Wednesday, 28 March 2012

SOPA Retrospect

Okay, let me just start by saying this: I know the SOPA issue is in the past. I know I'm jumping on the bandwagon too late. But I just submitted an op-ed on SOPA recently so I might as well post a retrospective now. And don't worry, I'm translating it back into casual terminology, not all the official lingo the assignment called for. But the joke I used at the start was so good / awful (depending on your perspective) that I had to leave it as it was. Alright, here goes.

For those of you not in full knowledge of SOPA, allow me to explain. Soap is a cleaning agent found in the average household bathroom. SOPA is a bill in the U.S. House of Representatives that, if passed, would disrupt free expression on the internet.

(Aside) Sorry. I know that was terrible. Now onto the casual part.

If you were to look up the objective of SOPA on Wikipedia or something, it sounds like a good development. "No more illegal download websites putting viruses on my computer right?" Well yeah, maybe SOPA could help out with that, but those aren't the only websites that would feel the effects. At the time, the general consensus of internet users and online organisations, among others, was that the act would mainly affect websites with a lot of emphasis on user generated content. Think YouTube and MemeBase.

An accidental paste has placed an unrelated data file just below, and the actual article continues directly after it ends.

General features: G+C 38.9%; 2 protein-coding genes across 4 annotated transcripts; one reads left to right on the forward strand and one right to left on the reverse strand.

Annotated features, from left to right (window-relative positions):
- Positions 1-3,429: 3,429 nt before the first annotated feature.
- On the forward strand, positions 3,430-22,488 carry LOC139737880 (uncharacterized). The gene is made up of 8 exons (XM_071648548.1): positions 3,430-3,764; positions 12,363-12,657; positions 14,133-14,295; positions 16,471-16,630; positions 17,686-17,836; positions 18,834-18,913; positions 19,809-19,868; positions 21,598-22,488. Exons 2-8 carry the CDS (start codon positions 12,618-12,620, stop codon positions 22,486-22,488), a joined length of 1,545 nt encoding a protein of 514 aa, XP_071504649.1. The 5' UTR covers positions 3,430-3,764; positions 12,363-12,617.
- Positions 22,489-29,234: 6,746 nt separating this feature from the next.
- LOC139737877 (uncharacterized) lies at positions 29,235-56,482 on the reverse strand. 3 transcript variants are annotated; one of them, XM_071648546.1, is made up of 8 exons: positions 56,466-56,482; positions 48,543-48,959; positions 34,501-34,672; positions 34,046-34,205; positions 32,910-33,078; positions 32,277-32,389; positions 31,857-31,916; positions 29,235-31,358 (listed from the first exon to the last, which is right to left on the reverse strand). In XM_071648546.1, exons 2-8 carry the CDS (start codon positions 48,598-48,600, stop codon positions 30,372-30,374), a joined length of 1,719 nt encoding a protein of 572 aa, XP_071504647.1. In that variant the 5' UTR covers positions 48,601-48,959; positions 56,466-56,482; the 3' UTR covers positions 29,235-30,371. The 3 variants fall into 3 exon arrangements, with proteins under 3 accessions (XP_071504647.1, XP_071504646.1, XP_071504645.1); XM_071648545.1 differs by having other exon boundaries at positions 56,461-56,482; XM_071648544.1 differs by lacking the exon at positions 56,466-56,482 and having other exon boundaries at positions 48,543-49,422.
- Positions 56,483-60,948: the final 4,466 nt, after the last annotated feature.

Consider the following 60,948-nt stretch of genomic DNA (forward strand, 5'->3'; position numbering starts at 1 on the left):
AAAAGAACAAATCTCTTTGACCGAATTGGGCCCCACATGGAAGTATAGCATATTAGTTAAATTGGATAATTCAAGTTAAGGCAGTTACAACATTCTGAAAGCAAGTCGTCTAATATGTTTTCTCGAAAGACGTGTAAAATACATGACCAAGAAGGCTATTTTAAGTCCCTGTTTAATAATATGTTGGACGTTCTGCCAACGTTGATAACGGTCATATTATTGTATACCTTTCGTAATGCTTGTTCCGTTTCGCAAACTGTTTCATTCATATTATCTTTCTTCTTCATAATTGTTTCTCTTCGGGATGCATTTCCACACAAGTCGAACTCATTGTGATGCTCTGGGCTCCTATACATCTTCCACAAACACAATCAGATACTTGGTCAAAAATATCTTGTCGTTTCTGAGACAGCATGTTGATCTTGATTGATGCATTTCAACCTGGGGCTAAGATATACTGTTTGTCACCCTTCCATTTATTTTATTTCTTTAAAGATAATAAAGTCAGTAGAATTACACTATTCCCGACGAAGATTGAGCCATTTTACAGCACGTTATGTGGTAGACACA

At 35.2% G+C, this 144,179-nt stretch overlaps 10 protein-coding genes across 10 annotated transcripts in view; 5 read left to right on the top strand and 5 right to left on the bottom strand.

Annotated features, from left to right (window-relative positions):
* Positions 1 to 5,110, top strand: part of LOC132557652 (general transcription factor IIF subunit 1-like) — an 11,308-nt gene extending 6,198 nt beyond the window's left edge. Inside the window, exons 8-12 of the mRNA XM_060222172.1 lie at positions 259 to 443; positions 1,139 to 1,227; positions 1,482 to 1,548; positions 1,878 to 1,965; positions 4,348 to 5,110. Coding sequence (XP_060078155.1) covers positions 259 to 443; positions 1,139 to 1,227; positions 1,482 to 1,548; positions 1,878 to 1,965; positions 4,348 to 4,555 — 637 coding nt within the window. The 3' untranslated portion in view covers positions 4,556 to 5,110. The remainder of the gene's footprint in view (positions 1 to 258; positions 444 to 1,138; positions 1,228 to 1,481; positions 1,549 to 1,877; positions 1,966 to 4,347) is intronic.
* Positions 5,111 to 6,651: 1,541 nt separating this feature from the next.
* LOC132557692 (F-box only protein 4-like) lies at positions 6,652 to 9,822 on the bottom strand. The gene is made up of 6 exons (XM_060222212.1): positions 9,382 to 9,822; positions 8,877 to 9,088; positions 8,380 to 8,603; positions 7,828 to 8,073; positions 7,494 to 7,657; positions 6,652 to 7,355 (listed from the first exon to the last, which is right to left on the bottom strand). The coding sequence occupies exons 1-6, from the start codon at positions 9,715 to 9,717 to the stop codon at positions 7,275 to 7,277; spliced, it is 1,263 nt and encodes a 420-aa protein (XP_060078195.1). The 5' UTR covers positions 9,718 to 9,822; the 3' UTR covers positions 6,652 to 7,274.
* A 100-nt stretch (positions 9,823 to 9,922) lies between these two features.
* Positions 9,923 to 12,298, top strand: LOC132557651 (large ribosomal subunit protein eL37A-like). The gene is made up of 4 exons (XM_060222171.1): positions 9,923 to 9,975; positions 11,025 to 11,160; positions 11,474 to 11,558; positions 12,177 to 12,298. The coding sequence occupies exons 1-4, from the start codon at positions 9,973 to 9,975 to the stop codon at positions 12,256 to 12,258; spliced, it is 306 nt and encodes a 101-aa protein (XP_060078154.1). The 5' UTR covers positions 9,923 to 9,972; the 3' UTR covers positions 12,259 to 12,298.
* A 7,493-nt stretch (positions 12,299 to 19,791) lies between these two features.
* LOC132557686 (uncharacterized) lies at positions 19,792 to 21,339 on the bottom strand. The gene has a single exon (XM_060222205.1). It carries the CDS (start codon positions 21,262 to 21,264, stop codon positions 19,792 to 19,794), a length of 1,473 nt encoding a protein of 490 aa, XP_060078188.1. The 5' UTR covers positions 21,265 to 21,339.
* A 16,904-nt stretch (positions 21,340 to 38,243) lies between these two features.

Now, don't get me wrong. I can see the innovation behind SOPA. The act was intended to protect intellectual property and prevent online piracy. For example, Doctor Who could legally be hosted on BBC iPlayer as both the website and TV show are owned by the BBC and programs are only added to iPlayer after being shown on a BBC television channel. But on the other hand, if the same show were to be hosted by and watched on a different website, such as putlocker or Mega Video, the BBC would receive no benefit from those views. Hopefully SOPA could prevent that.

As I'm sure many people will remember, on January 18, 2012, many websites and internet users staged a mass protest against the looming bill. I'm pretty sure the Wikipedia blackout ticked off a fair few students who needed it for research. There were well over 700 votes of approval for the blackout and a comparatively minor 104 opposed the opposition. Try making sense of that one. And like I said, it's not only the websites moderators who made their opinions clear. Internet figureheads like Mark Zuckerberg and Chad Hurley sent formal letters identifying their opposition. Even the online community joined in on Facebook, Twitter, discussion forums and the one I remember most, YouTube. One of the channels I'm subscribed to posted a protest video that was just a black screen for ten minutes. I'm a little ashamed to say I didn't watch the whole thing. But it's actions like that that make me proud to be a part of the online community.

But on January 20th the House Judiciary Committee made the decision to postpone passing and consideration of the legislation until something closer to a compromise could be found. So for now, no SOPA.


Foreword: You may be pleased or disappointed to know that this post will be plenty shorter than the others.

So, I went to give blood for the first time last week. Didn't hurt nearly as much as I expected although I still have a small scar in the crook of my elbow. That doesn't bother me in the slightest, I'm a slow healer. But whatever, I'm going off topic again.